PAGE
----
with a candy bar, he framed another above-
the-fray deception between heroic portraits 
in the East Room of the White House, to an 
audience of dress-uniformed conscripts for
the photo op. Now petting the very wings he 
had ripped from scores of butterflies there-
yet another pronunciamento, for his very per-
sonal Department of Justice to frame as some 
kind of enforceable restraint on the inter-
state sale of force multipliers for homicide
machines. Naturally, one could not expect a 
national prohibition against the enjoyment of 
the many dozens of thousands of such devices 
already in circulation, to say nothing of in-
vading their yeomanly trading at the sacred 
suburban Ballistics-and-Brew bazaars which dot
the map, proliferate online, and invigorate
our fairgrounds. His judges have seen to it.

Do we remember wondering, after a while, why
Charlie Brown kept on falling for Lucy's joke?
Was it because he'd been raised as a trusting 

Tuesday, February 20, 2018

Feeling recruited yet, today?

In the annals of tradition's tawdry tran-
sitioning from practical custom to acquis-
itive compulsion, we naturally cast our
mind back to the Bronze Age, when a metal
suitable for molding emerged as one more
noted for burnishing, not to say petting
into iconographic sculpture. Yet, never
ones to overlook the inventiveness of re-
cent generations, we have to ask, what
was wrong with the First World War? It
was, after all, from that watershed of
improvisatory ferment that the hallowed
plaid of Burberry first loomed large, to
magnify the wearer as a target, and so
to indulge its manufacture by such sur-
plus as to survive the original hostil-
ities, to concentrate class struggle at
home in Clapham. What was wrong with the
First World War, was pessimism.

In their unreasonably brilliant movie on
life in Clapham at the end of that war,
up to its resumption in 1939, Sir David
Lean, Sir Noel Coward, Sir Ronald Neame,
and a cast of immortals from the London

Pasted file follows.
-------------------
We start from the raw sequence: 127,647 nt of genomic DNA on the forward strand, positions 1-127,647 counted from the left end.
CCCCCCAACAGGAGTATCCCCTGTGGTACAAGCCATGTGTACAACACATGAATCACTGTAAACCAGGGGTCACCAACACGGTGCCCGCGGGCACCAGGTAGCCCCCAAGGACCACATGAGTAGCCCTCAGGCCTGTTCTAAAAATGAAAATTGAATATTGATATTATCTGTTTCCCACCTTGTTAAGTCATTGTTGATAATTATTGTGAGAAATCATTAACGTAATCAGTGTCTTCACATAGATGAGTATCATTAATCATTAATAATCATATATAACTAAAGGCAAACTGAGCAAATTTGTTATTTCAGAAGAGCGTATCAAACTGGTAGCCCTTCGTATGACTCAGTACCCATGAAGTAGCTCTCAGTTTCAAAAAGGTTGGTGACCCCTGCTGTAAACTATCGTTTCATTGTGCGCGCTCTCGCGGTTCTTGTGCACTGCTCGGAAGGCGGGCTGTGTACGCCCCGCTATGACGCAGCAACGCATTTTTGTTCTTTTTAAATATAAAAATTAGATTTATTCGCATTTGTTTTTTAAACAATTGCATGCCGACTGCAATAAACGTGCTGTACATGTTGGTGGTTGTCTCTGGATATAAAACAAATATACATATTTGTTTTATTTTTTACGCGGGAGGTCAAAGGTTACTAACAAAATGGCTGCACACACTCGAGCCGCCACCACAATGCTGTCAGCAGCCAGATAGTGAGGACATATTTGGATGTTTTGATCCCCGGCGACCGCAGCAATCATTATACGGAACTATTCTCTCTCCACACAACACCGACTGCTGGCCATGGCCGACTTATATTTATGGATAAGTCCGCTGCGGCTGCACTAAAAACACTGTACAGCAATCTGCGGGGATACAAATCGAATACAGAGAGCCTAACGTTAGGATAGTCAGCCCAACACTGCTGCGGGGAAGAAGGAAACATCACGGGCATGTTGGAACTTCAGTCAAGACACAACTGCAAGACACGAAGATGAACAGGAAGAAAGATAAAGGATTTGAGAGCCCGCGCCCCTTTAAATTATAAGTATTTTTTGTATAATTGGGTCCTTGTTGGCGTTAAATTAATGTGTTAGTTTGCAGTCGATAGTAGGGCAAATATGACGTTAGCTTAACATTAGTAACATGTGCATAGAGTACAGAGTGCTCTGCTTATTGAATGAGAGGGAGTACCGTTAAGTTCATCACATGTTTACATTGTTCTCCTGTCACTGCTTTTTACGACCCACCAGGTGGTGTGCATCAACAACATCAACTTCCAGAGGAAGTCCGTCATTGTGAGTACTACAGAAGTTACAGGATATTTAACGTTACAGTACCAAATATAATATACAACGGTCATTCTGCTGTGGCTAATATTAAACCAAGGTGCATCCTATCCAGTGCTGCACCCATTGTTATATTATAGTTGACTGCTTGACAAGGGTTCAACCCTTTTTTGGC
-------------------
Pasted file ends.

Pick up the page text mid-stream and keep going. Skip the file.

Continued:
stage portray this civilian adaptation
of a military artifact with telling point,
as the maternally cautious Celia Johnson
inquires of her most incautious daughter,
Kay Walsh, if she has brought her Mac[in-
tosh] on their way to the Park. It's not
a Mac, the girl corrects her. It's a Bur-
berry. The tale goes on to delineate the
doom inchoate in that branding, as gent-
ly as her ticket to Singapore in 1939.

Over the weekend just passed, we all had
occasion to follow the movings-on of the
Burberry CEO and head of design, as re-
ported in The New York Times. As one verse
in his swan swong this Fall season, he an-
nounces the plaid's embrace of the logo-
type colors associated with the worldwide
movement for gender freedoms, not that he
has ever signaled much neglect of market
realities. A plaid, so inextricable from
baubles, has set its sights on the heart-
strings of history, and can anyone remind
me where I laid my trusty Macintosh?

ii  Swatch, Burberry
    The New York Times
    February 17, 2018©

Sunday, February 18, 2018

Sighting the fugitive

  The press pool photographer caught the
  frantic Presidential flight from a hur-
  ried dump of platitudes on victims of
  his gun policies, yesterday, to his Xa-
  nadu retreat outside Palm Beach. It is
  a stressful weekend for being visible:
  with pristine probity, a prosecutor an-
  atomized his denial of foreign corrup-
  tion of the election that lent him his
  office; teenaged texters ran rings a-
  round his Fox News propaganda apparat-
  us, in wave after wave of real time ev-
  idence of their generation's devastas-
  tated trust in his government; as ad-
  ulterous liaisons continued to come
  forth, to attest to being paid off to
  forget him, and immigrant Americans
  learned first-hand the value of any
  of his promises. Where better to lick
  one's fork of chocolate cake, than in
  Xanadu's poshest suite, whilst laying

Al Drago, photography
The New York Times©
February 17, 2018